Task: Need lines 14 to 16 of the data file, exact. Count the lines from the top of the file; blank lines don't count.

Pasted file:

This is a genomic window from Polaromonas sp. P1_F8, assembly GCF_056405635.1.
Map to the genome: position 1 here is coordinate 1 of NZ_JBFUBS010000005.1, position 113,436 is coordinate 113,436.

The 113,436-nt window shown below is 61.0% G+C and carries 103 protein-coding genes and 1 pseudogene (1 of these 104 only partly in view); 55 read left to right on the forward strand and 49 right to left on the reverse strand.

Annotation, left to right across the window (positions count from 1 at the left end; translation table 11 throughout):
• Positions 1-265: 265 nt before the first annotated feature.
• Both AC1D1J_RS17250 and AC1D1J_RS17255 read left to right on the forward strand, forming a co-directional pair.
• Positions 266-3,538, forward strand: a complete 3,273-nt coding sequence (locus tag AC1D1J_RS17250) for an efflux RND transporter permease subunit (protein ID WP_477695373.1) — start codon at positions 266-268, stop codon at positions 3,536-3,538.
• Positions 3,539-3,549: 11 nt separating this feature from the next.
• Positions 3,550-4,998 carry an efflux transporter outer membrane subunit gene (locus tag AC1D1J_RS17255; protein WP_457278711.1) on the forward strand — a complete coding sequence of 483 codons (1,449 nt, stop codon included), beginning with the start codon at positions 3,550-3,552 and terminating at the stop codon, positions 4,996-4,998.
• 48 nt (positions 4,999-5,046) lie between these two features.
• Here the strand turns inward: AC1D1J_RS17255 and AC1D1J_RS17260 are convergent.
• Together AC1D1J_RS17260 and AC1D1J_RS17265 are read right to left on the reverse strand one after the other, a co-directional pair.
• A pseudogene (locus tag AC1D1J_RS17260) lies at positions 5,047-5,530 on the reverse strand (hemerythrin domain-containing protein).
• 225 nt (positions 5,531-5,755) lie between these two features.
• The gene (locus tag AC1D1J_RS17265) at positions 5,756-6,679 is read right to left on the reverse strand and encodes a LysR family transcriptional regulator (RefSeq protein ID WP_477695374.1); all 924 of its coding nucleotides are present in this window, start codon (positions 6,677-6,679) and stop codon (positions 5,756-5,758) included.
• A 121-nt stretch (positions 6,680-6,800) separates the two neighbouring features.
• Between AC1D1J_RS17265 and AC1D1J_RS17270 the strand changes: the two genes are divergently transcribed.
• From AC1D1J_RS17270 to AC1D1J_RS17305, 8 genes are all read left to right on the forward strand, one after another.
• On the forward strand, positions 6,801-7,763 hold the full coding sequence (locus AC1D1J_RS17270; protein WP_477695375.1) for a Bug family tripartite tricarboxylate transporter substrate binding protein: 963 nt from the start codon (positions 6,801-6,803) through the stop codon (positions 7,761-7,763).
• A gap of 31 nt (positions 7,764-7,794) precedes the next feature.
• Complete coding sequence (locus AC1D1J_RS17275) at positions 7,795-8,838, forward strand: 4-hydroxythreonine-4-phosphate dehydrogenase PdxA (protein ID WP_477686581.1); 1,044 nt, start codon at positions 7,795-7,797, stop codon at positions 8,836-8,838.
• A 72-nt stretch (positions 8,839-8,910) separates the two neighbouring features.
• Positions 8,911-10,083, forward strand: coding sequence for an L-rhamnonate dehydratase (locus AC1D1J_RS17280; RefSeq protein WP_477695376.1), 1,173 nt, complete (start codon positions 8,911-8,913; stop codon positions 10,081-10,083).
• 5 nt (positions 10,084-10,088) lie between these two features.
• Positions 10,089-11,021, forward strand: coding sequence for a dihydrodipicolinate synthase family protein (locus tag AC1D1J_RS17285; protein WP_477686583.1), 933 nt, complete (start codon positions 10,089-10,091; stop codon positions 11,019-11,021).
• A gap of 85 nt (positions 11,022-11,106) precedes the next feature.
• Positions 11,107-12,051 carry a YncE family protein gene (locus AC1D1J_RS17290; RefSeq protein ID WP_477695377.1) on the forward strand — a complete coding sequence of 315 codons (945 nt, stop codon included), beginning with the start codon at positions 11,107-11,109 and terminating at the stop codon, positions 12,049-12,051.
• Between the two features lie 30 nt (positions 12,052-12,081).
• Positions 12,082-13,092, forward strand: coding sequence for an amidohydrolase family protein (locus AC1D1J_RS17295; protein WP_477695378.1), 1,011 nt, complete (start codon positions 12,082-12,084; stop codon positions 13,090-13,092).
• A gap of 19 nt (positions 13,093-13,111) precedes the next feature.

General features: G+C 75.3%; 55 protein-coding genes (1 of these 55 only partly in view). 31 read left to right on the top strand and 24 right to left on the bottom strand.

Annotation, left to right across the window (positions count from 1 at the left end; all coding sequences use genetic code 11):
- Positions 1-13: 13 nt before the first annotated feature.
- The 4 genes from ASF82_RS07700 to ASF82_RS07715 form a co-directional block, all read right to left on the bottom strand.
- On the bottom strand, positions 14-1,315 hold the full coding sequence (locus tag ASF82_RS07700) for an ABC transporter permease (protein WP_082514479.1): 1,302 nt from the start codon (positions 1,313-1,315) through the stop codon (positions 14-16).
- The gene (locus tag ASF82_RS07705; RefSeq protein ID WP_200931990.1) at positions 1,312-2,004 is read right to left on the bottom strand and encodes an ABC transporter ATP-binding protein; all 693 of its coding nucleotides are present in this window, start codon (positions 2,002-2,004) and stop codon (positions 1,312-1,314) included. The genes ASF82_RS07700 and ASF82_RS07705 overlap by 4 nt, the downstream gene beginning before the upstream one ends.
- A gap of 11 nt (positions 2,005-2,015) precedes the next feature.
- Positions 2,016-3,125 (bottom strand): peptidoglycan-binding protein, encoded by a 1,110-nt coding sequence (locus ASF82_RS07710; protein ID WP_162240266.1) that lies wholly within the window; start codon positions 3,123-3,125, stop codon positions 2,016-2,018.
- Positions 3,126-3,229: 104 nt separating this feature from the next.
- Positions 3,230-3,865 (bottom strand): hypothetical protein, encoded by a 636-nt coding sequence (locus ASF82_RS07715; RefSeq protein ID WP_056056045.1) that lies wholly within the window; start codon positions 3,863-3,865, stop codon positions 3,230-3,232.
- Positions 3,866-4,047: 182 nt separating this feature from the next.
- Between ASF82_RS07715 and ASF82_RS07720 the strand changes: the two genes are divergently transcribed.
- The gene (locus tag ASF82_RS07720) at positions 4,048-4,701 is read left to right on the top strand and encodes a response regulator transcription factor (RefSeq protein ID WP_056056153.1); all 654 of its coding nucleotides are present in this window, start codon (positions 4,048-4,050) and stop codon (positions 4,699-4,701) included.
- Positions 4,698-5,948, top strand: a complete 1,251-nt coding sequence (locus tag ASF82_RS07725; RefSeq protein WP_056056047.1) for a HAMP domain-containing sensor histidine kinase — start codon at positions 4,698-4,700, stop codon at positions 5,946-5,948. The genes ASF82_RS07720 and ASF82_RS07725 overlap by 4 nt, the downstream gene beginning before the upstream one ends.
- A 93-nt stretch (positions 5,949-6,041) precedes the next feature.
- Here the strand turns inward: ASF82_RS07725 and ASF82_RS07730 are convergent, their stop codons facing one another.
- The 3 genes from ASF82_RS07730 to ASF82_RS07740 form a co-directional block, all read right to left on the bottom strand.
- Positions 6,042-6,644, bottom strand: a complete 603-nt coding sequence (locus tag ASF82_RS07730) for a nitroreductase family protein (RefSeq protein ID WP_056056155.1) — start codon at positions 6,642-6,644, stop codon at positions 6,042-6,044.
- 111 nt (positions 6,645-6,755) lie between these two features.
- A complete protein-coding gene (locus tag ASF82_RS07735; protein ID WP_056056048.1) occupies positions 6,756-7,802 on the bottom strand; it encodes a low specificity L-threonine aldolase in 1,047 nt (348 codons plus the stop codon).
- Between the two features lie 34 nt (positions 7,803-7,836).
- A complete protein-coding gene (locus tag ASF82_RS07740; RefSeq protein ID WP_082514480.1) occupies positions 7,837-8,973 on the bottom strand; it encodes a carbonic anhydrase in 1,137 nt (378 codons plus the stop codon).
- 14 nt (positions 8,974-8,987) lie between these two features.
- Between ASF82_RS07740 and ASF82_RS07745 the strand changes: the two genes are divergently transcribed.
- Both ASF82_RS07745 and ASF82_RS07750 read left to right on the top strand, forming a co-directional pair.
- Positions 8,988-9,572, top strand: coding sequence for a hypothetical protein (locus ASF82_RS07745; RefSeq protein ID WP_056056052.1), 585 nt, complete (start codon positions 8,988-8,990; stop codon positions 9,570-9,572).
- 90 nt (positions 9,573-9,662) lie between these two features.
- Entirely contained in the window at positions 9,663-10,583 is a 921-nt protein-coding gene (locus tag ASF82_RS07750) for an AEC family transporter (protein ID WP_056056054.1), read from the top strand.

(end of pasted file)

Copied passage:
• 225 nt (positions 5,531-5,755) lie between these two features.
• The gene (locus tag AC1D1J_RS17265) at positions 5,756-6,679 is read right to left on the reverse strand and encodes a LysR family transcriptional regulator (RefSeq protein ID WP_477695374.1); all 924 of its coding nucleotides are present in this window, start codon (positions 6,677-6,679) and stop codon (positions 5,756-5,758) included.
• A 121-nt stretch (positions 6,680-6,800) separates the two neighbouring features.